Oh yea, in addition, because of the design of the old city, what with the Castle being on the peak of an old volcano and everything else sloping into the side valleys or down the Mile, all the waste that was chucked out the window eventually made its way down to the waters in the valley… And where did the people get their drinking water from??  You guessed it… From the same water that human waste was pouring into!!  Not to mention they also drowned many a suspected witch in those waters AND any animal wastes or animal corpses, etc were also thrown into the water from which they used as their source of drinking water!!!!  Seriously have no idea how anyone survived!!!

That reminds me, I mentioned in an earlier post as well about closes and how each close was named after the activity that took place in the closes.  So the FishMarket Close sold fish, the FleshMarket Close sold animal meat, etc.  Well another fun bit about how amazing it is that people survived back then: when the meat markets didn’t sell all of their meat, since they didn’t have any means of refrigeration to preserve the meat, they would simply slather on tons and tons of spices (imported from abroad) to hide the scent and fact that the meat was becoming putrid!!!  Yuuuummmmyy!!!!  NOT!!!

Ok, well while there were many other things about the Mile I could share, I’m going to cap it at those joyously fun stories!! 😉  Enjoy the pictures!

On to Stone of Destiny & Edinburgh Castle

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Horse Garden, PM House, Westminster & Big Ben

Horse Garden

  • To be honest I was too distracted by the horses to hear whether there were any interesting stories on this particular area… oh well!!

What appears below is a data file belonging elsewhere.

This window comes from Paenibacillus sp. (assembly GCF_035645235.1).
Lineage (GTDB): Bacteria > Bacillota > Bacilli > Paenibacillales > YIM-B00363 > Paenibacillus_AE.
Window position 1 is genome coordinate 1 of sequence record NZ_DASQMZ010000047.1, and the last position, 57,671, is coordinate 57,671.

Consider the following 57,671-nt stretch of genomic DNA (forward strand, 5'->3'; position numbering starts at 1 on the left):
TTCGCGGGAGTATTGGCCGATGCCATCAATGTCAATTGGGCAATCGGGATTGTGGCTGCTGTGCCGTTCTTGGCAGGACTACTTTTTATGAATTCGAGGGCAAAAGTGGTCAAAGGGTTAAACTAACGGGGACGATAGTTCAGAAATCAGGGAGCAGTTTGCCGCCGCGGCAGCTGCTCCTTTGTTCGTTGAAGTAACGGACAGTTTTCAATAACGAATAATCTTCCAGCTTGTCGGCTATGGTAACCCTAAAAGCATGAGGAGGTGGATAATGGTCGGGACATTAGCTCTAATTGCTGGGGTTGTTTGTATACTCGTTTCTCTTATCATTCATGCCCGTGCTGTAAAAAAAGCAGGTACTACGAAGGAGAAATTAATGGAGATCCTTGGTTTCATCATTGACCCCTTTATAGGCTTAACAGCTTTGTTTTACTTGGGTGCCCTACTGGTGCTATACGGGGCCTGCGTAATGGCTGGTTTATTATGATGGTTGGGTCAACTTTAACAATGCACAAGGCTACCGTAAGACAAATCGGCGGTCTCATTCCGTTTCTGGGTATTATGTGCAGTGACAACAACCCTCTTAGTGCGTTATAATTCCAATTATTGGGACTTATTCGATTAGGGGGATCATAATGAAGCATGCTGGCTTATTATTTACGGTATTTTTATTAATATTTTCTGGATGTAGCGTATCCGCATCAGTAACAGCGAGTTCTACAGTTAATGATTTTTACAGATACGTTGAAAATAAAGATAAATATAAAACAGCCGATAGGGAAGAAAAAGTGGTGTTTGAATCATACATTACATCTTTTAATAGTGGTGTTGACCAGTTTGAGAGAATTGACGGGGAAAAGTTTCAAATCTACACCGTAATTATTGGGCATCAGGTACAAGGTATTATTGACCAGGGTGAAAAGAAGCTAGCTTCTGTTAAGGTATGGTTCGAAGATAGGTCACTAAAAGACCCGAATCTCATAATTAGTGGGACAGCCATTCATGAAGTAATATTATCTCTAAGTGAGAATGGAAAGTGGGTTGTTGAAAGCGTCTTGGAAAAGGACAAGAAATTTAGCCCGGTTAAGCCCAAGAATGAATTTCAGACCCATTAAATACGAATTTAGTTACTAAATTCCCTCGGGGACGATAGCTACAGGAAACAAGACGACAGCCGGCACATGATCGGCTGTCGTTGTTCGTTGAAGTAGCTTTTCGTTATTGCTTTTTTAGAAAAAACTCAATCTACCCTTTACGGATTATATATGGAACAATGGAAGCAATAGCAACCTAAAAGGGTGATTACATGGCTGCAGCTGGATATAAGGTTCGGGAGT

• Once again the fur seen on the saddle blankets are real bear though 😦

Prime Minister House

  • We got some interesting stories about this area…one of which involved the placement of where the Prime Minister lived… it is directly across from a park that has quite the reputation to be able to solicit prostitutes at night… so needless to say, many a rumor flew that the reason he picked that house was so he would have close and more discreet access to the ladies of the park
  • Another interesting story: The large yard in front of the house was actually ear marked to have the equestrian events during the Olympics.  However, not wanting his view soiled by the look of hundreds of horses and the smell of them to boot , the venue for the equestrian events was moved to another location and tons upon tons of sand was brought in to that location so that the Prime Ministers view could be that of… Women’s beach volleyball… Obviously he had only the best intentions for the horses when choosing a different venue for them…
  • See the pictures of the Horse Guard Palace to see where the equestrian events were supposed to be (and where the women’s volleyball competition did happen).  It is all just in front of the Prime Ministers house
  • By the way, I can’t say exactly which of the Prime Ministers were the ones involved in the above activities… I can’t say mainly just because I can’t remember, lol!!

Westminster Abbey

  • Most recently famous for being the site of Prince William and Princess Kate’s marriage
  • Housed the Stone of Destiny for many years until taken back and returned to Scotland (more on this story in the Edinburgh castle section)

Big Ben

  • Big Ben is actually the name of the bell, not the tower.  There are several bells that are up in the tower, 4 small ones if memory serves and one large bell: Big ben
  • Big ben actually has a hole in it from being struck so many times.  It now makes somewhat of a dull ‘gong’ sound that it never used to
  • The actual tower is called simply Queen Elizabeth (if memory serves, lol!!)

Ok, now I know that for many of these areas there are a ton of more interesting facts about each place, but if I gave everything away there wouldn’t be any reason for any readers to either want to find out more or go on a tour themselves when in London!  Also, it is quite difficult to recall EVERYTHING from the tour, especially toward the end as my mind and body were getting quite tired!!

On to Areas Not Covered